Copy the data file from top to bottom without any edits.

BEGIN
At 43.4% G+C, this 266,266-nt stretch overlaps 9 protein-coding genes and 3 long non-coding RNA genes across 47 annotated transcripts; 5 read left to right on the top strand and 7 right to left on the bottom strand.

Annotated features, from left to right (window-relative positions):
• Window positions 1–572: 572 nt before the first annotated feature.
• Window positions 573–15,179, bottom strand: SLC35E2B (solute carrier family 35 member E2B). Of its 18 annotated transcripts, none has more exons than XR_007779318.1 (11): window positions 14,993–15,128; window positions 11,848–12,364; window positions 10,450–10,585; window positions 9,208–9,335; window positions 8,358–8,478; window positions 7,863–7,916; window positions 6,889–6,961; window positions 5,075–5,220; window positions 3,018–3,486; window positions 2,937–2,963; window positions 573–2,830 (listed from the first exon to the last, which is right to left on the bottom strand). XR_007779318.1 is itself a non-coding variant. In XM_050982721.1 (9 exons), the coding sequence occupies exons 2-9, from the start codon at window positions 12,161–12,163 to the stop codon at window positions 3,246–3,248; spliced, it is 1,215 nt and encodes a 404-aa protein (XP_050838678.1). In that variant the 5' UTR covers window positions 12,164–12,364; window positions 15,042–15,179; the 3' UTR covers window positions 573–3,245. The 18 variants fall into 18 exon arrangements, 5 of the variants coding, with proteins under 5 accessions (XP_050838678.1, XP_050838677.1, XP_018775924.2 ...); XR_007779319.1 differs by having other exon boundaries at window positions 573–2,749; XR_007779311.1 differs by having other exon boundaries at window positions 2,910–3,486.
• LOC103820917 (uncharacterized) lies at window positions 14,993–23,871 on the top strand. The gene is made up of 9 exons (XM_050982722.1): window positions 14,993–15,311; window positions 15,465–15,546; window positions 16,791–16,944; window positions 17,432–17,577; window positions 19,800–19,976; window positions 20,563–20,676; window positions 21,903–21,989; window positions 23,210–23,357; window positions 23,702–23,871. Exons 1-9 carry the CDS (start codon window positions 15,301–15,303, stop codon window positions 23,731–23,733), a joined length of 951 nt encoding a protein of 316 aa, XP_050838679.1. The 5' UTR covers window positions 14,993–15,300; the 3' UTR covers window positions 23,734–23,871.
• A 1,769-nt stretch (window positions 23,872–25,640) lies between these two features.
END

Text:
At 43.4% G+C, this 266,266-nt stretch overlaps 9 protein-coding genes and 3 long non-coding RNA genes across 47 annotated transcripts; 5 read left to right on the top strand and 7 right to left on the bottom strand.

Annotated features, from left to right (window-relative positions):
• Window positions 1–572: 572 nt before the first annotated feature.
• Window positions 573–15,179, bottom strand: SLC35E2B (solute carrier family 35 member E2B). Of its 18 annotated transcripts, none has more exons than XR_007779318.1 (11): window positions 14,993–15,128; window positions 11,848–12,364; window positions 10,450–10,585; window positions 9,208–9,335; window positions 8,358–8,478; window positions 7,863–7,916; window positions 6,889–6,961; window positions 5,075–5,220; window positions 3,018–3,486; window positions 2,937–2,963; window positions 573–2,830 (listed from the first exon to the last, which is right to left on the bottom strand). XR_007779318.1 is itself a non-coding variant. In XM_050982721.1 (9 exons), the coding sequence occupies exons 2-9, from the start codon at window positions 12,161–12,163 to the stop codon at window positions 3,246–3,248; spliced, it is 1,215 nt and encodes a 404-aa protein (XP_050838678.1). In that variant the 5' UTR covers window positions 12,164–12,364; window positions 15,042–15,179; the 3' UTR covers window positions 573–3,245. The 18 variants fall into 18 exon arrangements, 5 of the variants coding, with proteins under 5 accessions (XP_050838678.1, XP_050838677.1, XP_018775924.2 ...); XR_007779319.1 differs by having other exon boundaries at window positions 573–2,749; XR_007779311.1 differs by having other exon boundaries at window positions 2,910–3,486.
• LOC103820917 (uncharacterized) lies at window positions 14,993–23,871 on the top strand. The gene is made up of 9 exons (XM_050982722.1): window positions 14,993–15,311; window positions 15,465–15,546; window positions 16,791–16,944; window positions 17,432–17,577; window positions 19,800–19,976; window positions 20,563–20,676; window positions 21,903–21,989; window positions 23,210–23,357; window positions 23,702–23,871. Exons 1-9 carry the CDS (start codon window positions 15,301–15,303, stop codon window positions 23,731–23,733), a joined length of 951 nt encoding a protein of 316 aa, XP_050838679.1. The 5' UTR covers window positions 14,993–15,300; the 3' UTR covers window positions 23,734–23,871.
• A 1,769-nt stretch (window positions 23,872–25,640) lies between these two features.